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According to the Wordpress Codes FS_METHOD = 'direct' is chosen when appropriate.

(Primary Preference) "direct" forces it to use Direct File I/O requests from within PHP, this is fraught with opening up security issues on poorly configured hosts, This is chosen automatically when appropriate.

http://codex.wordpress.org/Editing_wp-config.php#WordPress_Upgrade_Constants

What is the criteria to be appropriate?

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1 Answer 1

up vote 4 down vote accepted

Here's the code from wp-admin/includes/file.php:

if ( ! $method && function_exists('getmyuid') && function_exists('fileowner') ){
    if ( !$context )
        $context = WP_CONTENT_DIR;

    // If the directory doesn't exist (wp-content/languages) then use the parent directory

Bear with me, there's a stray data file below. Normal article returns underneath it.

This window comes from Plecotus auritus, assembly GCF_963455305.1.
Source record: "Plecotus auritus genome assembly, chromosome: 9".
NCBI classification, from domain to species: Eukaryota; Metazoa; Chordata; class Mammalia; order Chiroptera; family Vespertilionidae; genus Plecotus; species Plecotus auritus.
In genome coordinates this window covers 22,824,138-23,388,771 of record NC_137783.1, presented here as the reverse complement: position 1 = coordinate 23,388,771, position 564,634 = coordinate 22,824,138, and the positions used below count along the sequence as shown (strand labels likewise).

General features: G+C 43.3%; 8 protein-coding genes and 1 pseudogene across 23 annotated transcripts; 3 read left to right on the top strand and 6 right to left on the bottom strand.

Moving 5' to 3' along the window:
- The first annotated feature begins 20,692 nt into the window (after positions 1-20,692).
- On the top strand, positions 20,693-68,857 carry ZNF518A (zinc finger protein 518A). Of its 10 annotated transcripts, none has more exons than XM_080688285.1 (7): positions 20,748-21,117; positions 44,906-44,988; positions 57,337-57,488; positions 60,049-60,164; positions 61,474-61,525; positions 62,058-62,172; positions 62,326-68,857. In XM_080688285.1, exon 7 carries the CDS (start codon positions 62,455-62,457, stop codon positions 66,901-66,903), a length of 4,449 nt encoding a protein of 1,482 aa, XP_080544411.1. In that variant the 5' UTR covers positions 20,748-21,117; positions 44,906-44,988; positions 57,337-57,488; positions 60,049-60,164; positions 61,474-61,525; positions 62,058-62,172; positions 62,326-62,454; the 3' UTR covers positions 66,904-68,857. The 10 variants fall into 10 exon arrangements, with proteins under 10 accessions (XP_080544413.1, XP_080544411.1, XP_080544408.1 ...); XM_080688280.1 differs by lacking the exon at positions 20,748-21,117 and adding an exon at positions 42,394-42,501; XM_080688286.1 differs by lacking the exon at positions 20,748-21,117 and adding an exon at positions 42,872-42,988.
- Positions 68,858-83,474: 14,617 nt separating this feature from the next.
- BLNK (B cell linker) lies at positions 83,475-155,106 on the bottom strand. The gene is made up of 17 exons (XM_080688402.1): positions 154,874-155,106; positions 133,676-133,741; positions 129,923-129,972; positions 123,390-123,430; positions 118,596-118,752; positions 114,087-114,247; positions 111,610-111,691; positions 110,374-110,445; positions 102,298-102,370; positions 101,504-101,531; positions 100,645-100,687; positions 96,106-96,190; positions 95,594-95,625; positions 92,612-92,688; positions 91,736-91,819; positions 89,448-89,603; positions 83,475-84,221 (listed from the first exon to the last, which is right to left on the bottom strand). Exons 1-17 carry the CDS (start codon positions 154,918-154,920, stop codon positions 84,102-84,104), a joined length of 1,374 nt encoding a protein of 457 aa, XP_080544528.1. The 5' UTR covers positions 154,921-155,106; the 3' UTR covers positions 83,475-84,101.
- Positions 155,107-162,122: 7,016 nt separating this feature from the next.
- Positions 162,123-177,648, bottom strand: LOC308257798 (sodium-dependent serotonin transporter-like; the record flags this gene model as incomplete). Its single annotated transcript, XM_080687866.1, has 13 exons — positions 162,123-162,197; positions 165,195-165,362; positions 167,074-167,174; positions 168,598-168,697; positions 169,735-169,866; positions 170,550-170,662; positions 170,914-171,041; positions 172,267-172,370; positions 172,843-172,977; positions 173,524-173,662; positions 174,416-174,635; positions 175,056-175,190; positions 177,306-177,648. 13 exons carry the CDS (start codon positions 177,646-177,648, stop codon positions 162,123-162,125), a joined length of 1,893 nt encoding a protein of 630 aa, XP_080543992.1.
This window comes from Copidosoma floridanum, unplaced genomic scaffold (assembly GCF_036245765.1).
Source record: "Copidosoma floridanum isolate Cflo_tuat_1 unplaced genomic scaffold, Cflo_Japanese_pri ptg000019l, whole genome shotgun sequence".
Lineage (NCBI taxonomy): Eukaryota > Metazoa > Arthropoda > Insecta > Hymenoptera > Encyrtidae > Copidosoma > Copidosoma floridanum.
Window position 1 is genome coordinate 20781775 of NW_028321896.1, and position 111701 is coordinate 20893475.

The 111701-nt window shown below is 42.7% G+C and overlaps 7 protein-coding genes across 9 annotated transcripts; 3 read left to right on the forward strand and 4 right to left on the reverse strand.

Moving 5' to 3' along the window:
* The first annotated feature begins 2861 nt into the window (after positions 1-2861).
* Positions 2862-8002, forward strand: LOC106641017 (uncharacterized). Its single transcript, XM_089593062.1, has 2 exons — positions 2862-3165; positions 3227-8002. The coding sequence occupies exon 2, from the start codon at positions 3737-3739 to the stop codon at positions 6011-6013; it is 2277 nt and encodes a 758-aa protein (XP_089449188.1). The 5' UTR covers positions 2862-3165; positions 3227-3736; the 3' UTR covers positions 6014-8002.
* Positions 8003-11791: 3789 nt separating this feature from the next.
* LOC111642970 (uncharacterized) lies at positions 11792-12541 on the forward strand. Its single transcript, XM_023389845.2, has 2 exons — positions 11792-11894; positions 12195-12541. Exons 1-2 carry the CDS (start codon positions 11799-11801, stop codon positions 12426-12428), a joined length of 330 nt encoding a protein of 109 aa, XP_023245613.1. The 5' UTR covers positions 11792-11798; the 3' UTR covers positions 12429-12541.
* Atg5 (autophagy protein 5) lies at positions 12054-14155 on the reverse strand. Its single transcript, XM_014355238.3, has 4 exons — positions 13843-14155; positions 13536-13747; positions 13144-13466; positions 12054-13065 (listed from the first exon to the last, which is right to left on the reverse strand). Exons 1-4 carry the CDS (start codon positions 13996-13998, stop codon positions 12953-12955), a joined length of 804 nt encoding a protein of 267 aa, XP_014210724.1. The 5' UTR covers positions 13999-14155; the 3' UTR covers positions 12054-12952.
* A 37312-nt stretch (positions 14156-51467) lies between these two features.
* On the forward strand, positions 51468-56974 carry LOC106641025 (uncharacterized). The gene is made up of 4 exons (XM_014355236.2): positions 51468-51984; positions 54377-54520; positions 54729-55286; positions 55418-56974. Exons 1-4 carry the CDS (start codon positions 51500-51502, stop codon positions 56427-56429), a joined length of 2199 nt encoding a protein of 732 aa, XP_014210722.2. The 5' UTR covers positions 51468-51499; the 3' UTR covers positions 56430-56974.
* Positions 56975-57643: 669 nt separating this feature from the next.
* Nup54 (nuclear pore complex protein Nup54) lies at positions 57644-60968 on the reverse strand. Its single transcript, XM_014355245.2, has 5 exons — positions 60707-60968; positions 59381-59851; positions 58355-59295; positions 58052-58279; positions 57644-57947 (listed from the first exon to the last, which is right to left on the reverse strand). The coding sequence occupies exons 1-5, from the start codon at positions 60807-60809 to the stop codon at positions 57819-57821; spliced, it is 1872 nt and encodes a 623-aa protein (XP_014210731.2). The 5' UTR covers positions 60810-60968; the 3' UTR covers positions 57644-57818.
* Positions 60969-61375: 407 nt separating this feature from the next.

// as we'll create it.
    if ( WP_LANG_DIR == $context && ! is_dir( $context ) )
        $context = dirname( $context );

    $context = trailingslashit($context);
    $temp_file_name = $context . 'temp-write-test-' . time();
    $temp_handle = @fopen($temp_file_name, 'w');
    if ( $temp_handle ) {
        if ( getmyuid() == @fileowner($temp_file_name) )
            $method = 'direct';
        @fclose($temp_handle);
        @unlink($temp_file_name);
    }
}

The test appears to be

  1. Can we create a temporary file in the wp-content or wp-content/languages directory?
  2. Does that file belong to the current Unix user, i.e. there's no setuid on wp-content?

It only executes this check if we didn't specify an FS_METHOD ourselves, and if the necessary filesystem calls to check #2 are available. The temporary file is cleaned up afterwards.

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